The Zero-Trust Paradox

Updated: Jan 2, 2021

by Boris Taratine

"Paradoxes are very interesting. In fact, it's generally

the way forward when you simply do not have

anything else, ... but you have a set of concepts

and the set of concepts clash. And when the set

of concepts clash, then you may have something to learn."

Leonard Susskind, Inside Black Holes

Image Source: Taratine, B. (2019) Zero Trust Paradox, LinkedIn article (originally found on Google)

In 2019, I was challenged by my distinguished industry colleague to “take time to understand the Zero Trust principles first”. So I did and it has suddenly confused me even more! Am I the only one who is puzzled? Can we examine it together before we spend even more billions on a hype?

In 2010 Forester brought up an idea of Zero-Trust. It set out that “There is a simple philosophy at the core of Zero Trust [...] all network traffic is untrusted”. In 2011 it further clarified that zero-trust “takes the old model — ‘trust but verify’ — and inverts it”. And finally in 2018 Palo-Alto further reinforced that "Zero Trust, rooted in the principle of ‘never trust, always verify".

Image Source: Taratine, B. (2019) Zero Trust Paradox, LinkedIn article

The latter definition is what is used widely in the industry as the Zero-Trust principle. So did I to examine it. In the Zero-Trust model we, by definition, don’t trust anything until verified (or “never trust, always verify” to be precise). However, to verify we must accept as “trusted” an output (i.e. a claim) from the initially “untrusted” system/user that in the Zero-Trust model by definition shall not be trusted in the first place. But if we don’t trust the output - we can not determine the trustworthiness, and if we do - we break the root concept of the Zero-Trust per se.

Seems to me it is a paradox - an apparently plausible scenario that is logically impossible - i.e. something is deeply and fundamentally wrong with the Zero-Trust principle definition. Indeed, the only thing that is opposite to itself is nothing (i.e. zero: such thing can’t exist!).

Image Source: Taratine, B. (2019) Zero Trust Paradox, LinkedIn article (originally found on Google)

In practical terms for you, it means it is impossible in principle to build a security defense system based on the defined Zero-Trust principle, and if you built a defense system you can be absolutely certain it violated the Zero-Trust principle as defined. For your convenience here is a flow chart to evaluate security solutions against Zero-Trust principle (added on October 13, 2019 - that spawned a good discussion):

Image Source: Taratine, B. (2019) Zero Trust Paradox, LinkedIn article

Furthermore, despite all this, there still another fundamental problem to be solved first is waiting here to fulfill the hope: how remotely tell apart the legit user of a remote system and an adversary who remotely controls that system once compromised. In all Zero-Trust architectures, the system boundaries are assumed to lie with the user and its system at the edge (see picture above as a simplified representation or just Google for more examples). It is also assumed once those untrusted entities are verified to become trusted (unavoidably using some predefined model of trust - the fundamental difference between a tangible architecture vs the principle-paradox) all kinds of things then happen (micro-segmentation, logging, least privilege, you name it) that supposed to deliver the promise. However, I wonder, are those assumptions correct?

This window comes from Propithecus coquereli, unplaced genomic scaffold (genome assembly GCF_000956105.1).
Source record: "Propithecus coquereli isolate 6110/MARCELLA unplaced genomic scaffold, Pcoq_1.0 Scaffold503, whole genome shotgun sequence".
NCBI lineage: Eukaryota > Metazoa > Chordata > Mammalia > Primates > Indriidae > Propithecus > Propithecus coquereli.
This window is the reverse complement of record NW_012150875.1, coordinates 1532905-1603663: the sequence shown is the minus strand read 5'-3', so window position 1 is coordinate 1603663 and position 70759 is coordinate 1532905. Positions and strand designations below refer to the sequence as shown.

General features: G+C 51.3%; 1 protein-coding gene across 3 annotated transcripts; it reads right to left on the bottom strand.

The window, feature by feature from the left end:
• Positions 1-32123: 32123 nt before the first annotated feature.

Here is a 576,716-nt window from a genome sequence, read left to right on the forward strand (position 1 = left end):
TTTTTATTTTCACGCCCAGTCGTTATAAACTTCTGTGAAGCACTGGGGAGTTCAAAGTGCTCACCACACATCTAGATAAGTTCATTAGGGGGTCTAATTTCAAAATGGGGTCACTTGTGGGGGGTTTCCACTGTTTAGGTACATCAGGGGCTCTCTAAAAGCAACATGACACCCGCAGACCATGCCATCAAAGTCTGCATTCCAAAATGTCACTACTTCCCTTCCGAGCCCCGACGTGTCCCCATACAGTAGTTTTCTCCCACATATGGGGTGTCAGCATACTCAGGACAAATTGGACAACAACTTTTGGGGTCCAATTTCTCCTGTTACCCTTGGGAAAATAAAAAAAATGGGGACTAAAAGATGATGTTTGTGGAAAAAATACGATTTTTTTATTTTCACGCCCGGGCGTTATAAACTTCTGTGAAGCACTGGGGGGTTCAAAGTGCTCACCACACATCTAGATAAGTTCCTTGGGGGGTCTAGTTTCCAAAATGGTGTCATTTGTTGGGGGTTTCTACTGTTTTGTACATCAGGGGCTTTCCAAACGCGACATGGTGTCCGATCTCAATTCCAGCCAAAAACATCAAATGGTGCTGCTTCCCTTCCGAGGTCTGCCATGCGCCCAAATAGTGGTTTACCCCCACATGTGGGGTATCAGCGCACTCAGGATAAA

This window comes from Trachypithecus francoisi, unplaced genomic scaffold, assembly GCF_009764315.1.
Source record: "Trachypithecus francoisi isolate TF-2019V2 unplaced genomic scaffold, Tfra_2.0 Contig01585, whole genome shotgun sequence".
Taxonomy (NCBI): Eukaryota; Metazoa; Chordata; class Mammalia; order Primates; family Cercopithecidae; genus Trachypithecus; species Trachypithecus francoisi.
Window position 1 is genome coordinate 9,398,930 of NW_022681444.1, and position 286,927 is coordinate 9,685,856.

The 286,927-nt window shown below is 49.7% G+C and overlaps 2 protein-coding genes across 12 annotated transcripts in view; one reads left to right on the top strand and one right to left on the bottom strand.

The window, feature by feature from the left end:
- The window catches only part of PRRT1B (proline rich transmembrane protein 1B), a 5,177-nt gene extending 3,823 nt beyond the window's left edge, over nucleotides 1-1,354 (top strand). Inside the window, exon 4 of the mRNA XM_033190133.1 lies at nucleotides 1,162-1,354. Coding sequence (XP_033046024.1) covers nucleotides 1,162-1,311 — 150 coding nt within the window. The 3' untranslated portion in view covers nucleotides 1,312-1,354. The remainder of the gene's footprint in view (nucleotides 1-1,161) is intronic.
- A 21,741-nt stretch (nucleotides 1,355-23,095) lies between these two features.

Psst... Where is the most common threat actor here? Here it is!

Image Source: Taratine, B. (2019) Zero Trust Paradox, LinkedIn article

So, how exactly do the so-called Zero-Trust architectures solve this real-life problem? - the question, that I asked my distinguished colleague before I was challenged to learn more about Zero-Trust principle - remains unanswered...

What does it do above and beyond the need to know, segregation of duties, least privilege, and AAA? Nothing!

Now, with hopefully shattered faith and definitely improved knowledge and understanding of the Zero-Trust principle and architecture and their flaws and limitations, we have quickly arrived at Square One - mind the gap when debarking the rollercoaster...

Before you go I would like to leave you with two questions:

  1. How has it become possible to declare as necessary (and spend money on) something that is impossible to achieve?

  2. What shall we do to start to examine and define the security problems and assumptions carefully and precisely so we do not need to spend billions before we realize it does not work (again)?

This article was originally published on LinkedIn on January 12, 2019

PS: On March 20, 2020, before re-publish it here in our blog, I read the article again and still see its relevance without introducing any changes. If anything, then I would like to reiterate to the reader: please, be curious and question more! There are so many problems that remain unsolved.

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